Whenever I asked my mother about the young man, she’d say “that’s your Uncle Nathan.  He got sick and died.”  A few years younger than my mother, he like her had come to this country  as a teenager just before the Depression.  I’d usually react to my mother’s terse description of Uncle Nathan with mild interest and with a small pang of regret that I’d never met him.  But, under the surface, something seemed to be missing from her story of my uncle’s demise.  Just what his illness was and where he was buried were two elements that seemed unmentionable.

Many years later, after I had traded my grandmother’s company for Sweetie’s loving arms, the story of Uncle Nathan grew legs.  A darker picture emerged.  He had not simply gotten sick and died.  He had run afoul of the law, been caught, sent to prison and died there.

A July 12, 1936 article in the Los Angeles Times chronicles the adventures of Nathan and several accomplices whose names would fit nicely into a movie about Bugsy Siegel, Dick Tracy or Meyer Lansky.  Multiple robberies, an unfortunate demise, and extradition from Chicago to Los Angeles play prominent parts in the recital.  Conviction and incarceration in San Quentin quickly followed.  Case closed…but not quite.

About a year ago the State of California was kind enough to exchange a copy of Uncle Nathan’s death certificate for my $10. Clinically, the certificate announces that Nathan departed this mortal coil on April 6, 1941 just a month shy of my second birthday.  Done in by fellow inmates, he had been in the Big House four and a half years.  Twenty-four when he got there, twenty-eight when he left.  Interment at Eternal Home Cemetery, Colma, California.

How many degrees of separation?  His “Usual Occupation” was listed as “Photographer”, my brother’s occupation for many years and a hobby that occupies a good deal of my time.  Eternal Home Cemetery is walking distance from the first house we rented in Daly City.  The coincidence ends there as I have yet to be incarcerated in a public institution.

We visit our Berkeley kids a few times a year.  On a number of occasions, I promised myself that I would make a special trip to Colma to find Uncle Nathan.  Last week, I fulfilled that promise.

Sweetie and I hopped on BART at the North Berkeley station.  Fifty minutes later we exited at the Colma station, walked about a third of mile and arrived at the Eternal Home Cemetery.  Sandwiched between the Italian Cemetery, the Serbian Cemetery and Route 82,  Eternal Home is a basic Jewish institution that has been there for at least seventy-five years.  With not a tree in sight, it has a somewhat arid appearance perhaps appropriate to our middle-east heritage.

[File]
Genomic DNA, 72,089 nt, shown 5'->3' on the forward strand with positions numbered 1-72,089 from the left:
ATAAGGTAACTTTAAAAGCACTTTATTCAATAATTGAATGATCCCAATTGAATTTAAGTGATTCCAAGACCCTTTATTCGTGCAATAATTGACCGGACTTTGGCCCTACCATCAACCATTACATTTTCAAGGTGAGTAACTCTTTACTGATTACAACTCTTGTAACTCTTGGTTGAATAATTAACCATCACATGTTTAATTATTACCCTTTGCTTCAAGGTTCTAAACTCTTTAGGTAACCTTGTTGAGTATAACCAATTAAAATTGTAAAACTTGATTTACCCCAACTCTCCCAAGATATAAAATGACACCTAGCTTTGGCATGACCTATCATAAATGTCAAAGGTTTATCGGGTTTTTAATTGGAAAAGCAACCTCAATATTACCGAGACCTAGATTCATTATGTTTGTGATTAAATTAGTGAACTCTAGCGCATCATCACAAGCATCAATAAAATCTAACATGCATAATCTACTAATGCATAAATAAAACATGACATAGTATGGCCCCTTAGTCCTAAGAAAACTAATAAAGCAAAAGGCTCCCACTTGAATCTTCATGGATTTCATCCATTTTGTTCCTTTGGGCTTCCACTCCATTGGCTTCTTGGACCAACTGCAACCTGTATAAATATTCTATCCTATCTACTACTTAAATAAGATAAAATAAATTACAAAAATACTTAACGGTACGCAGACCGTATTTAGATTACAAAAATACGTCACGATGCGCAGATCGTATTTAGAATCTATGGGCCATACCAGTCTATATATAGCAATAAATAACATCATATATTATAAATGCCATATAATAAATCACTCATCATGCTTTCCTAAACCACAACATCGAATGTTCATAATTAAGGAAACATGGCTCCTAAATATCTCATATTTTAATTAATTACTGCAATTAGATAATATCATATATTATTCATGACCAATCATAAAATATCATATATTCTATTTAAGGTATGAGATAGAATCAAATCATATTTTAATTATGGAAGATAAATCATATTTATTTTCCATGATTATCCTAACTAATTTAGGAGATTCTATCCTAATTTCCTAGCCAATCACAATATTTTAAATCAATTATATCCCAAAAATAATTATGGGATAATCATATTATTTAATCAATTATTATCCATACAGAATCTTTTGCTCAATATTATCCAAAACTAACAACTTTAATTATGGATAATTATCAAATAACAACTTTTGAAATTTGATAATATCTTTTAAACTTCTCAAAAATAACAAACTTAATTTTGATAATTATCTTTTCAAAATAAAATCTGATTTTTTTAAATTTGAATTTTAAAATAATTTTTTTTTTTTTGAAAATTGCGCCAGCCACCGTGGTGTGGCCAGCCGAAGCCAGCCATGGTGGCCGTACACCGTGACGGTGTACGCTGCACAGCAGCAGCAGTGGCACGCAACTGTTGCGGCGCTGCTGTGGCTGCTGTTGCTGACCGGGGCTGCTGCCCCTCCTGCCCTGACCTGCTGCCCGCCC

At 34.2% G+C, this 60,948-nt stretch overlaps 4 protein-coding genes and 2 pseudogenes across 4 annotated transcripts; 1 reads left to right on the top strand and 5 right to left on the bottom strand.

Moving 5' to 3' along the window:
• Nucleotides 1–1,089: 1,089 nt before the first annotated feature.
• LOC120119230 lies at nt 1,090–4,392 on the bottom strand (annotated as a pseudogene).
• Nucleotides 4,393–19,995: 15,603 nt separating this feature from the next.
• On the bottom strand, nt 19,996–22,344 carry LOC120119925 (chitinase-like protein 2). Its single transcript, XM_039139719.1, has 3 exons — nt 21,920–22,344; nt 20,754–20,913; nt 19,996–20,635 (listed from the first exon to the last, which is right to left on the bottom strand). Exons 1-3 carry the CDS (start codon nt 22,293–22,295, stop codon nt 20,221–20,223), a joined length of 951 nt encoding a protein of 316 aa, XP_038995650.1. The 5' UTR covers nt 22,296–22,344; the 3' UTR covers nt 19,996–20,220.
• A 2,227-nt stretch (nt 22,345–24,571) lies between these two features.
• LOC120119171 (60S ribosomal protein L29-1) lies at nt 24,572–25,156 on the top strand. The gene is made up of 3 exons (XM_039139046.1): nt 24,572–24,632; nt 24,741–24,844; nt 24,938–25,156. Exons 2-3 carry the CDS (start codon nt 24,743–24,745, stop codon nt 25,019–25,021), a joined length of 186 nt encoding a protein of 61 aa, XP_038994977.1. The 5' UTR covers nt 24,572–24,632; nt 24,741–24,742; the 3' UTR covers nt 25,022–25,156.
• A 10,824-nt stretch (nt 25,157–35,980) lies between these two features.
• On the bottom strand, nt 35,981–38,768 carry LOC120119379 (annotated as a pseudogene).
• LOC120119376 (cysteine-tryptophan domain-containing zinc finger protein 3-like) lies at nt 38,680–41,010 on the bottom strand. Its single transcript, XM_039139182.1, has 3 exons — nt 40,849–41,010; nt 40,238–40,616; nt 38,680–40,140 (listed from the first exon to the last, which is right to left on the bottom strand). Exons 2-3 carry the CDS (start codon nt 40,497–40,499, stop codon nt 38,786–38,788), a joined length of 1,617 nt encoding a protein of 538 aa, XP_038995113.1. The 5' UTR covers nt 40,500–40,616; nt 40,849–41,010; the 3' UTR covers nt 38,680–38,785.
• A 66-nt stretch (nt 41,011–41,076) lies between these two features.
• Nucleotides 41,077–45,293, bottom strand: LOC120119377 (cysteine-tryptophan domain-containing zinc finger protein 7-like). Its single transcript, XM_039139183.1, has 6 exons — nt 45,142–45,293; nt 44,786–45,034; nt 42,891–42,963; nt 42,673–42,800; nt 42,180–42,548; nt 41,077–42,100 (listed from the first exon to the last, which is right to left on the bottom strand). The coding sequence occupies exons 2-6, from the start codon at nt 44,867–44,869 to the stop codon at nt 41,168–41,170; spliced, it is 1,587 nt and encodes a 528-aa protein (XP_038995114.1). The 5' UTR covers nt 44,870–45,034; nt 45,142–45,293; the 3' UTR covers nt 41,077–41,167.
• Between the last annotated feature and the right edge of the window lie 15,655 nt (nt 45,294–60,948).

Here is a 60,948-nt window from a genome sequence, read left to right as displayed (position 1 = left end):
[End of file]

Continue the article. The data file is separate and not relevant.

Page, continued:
A few days prior to our adventure, I phoned the cemetery and was assured that indeed Uncle Nathan was in residence.  Section 8, Row A, Grave 23.  Upon our arrival we found the office, a room about the size of the bedroom shared with my grandmother, and the lovely Lisa the office manager.  Using a yellow highlighter, Lisa pointed us in the right direction and off we went.

Arriving at the approximate location we scoured the various gravestones for a sign of Nathan.  Twenty minutes of futility led a trip back to Lisa who, the sign announced, was off to lunch.  It was sunny and  quiet, a rare day.  We sat and absorbed the memories and electric energies in silence.

Upon Lisa’s return she accompanied us on our search.  Her records indicated that Uncle Nathan resided between Mr. Small in grave 22 and Mr. Kaplan in grave 24.  Arriving at the correct spot, there was only bare ground.  No marker, nada, nothing.  Residing in anonymity for seventy-one years and shunned by those ashamed of his deeds, we were perhaps his first visitors.

Sweetie and I looked at each other and almost as one we said “he should have a marker.”  Seventy-one years is long enough.  Forgiveness is in the cards.  And won’t Bubby be pleased.  You bet.